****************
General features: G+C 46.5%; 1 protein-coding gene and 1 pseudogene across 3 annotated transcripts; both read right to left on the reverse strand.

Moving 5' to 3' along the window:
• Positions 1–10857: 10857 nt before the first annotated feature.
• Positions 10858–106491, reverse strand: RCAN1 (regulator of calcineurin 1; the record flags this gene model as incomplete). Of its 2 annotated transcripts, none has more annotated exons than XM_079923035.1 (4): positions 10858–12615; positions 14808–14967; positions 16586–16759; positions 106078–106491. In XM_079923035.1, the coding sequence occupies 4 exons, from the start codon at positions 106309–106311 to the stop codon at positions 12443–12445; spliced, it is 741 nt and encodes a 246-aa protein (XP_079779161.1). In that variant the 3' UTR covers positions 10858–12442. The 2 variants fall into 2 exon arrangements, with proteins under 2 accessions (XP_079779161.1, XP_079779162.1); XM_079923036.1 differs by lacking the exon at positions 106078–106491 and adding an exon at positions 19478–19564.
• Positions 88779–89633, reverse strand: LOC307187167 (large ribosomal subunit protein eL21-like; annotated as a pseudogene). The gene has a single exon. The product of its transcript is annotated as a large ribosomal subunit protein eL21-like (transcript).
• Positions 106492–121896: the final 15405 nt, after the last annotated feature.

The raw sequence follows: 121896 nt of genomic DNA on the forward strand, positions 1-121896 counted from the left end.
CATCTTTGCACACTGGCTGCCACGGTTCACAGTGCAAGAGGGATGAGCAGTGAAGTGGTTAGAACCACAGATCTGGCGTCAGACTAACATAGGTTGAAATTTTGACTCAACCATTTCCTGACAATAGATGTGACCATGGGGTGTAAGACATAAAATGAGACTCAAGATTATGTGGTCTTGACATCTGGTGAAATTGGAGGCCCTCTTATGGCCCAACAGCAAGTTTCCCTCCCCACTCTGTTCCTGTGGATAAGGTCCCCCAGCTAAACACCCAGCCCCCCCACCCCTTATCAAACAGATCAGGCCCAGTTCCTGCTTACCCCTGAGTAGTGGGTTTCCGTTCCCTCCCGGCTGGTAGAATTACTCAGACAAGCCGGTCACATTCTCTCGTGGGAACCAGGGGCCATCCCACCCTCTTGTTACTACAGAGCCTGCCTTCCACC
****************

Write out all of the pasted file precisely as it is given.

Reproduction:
General features: G+C 46.5%; 1 protein-coding gene and 1 pseudogene across 3 annotated transcripts; both read right to left on the reverse strand.

Moving 5' to 3' along the window:
• Positions 1–10857: 10857 nt before the first annotated feature.
• Positions 10858–106491, reverse strand: RCAN1 (regulator of calcineurin 1; the record flags this gene model as incomplete). Of its 2 annotated transcripts, none has more annotated exons than XM_079923035.1 (4): positions 10858–12615; positions 14808–14967; positions 16586–16759; positions 106078–106491. In XM_079923035.1, the coding sequence occupies 4 exons, from the start codon at positions 106309–106311 to the stop codon at positions 12443–12445; spliced, it is 741 nt and encodes a 246-aa protein (XP_079779161.1). In that variant the 3' UTR covers positions 10858–12442. The 2 variants fall into 2 exon arrangements, with proteins under 2 accessions (XP_079779161.1, XP_079779162.1); XM_079923036.1 differs by lacking the exon at positions 106078–106491 and adding an exon at positions 19478–19564.
• Positions 88779–89633, reverse strand: LOC307187167 (large ribosomal subunit protein eL21-like; annotated as a pseudogene). The gene has a single exon. The product of its transcript is annotated as a large ribosomal subunit protein eL21-like (transcript).
• Positions 106492–121896: the final 15405 nt, after the last annotated feature.

The raw sequence follows: 121896 nt of genomic DNA on the forward strand, positions 1-121896 counted from the left end.
CATCTTTGCACACTGGCTGCCACGGTTCACAGTGCAAGAGGGATGAGCAGTGAAGTGGTTAGAACCACAGATCTGGCGTCAGACTAACATAGGTTGAAATTTTGACTCAACCATTTCCTGACAATAGATGTGACCATGGGGTGTAAGACATAAAATGAGACTCAAGATTATGTGGTCTTGACATCTGGTGAAATTGGAGGCCCTCTTATGGCCCAACAGCAAGTTTCCCTCCCCACTCTGTTCCTGTGGATAAGGTCCCCCAGCTAAACACCCAGCCCCCCCACCCCTTATCAAACAGATCAGGCCCAGTTCCTGCTTACCCCTGAGTAGTGGGTTTCCGTTCCCTCCCGGCTGGTAGAATTACTCAGACAAGCCGGTCACATTCTCTCGTGGGAACCAGGGGCCATCCCACCCTCTTGTTACTACAGAGCCTGCCTTCCACC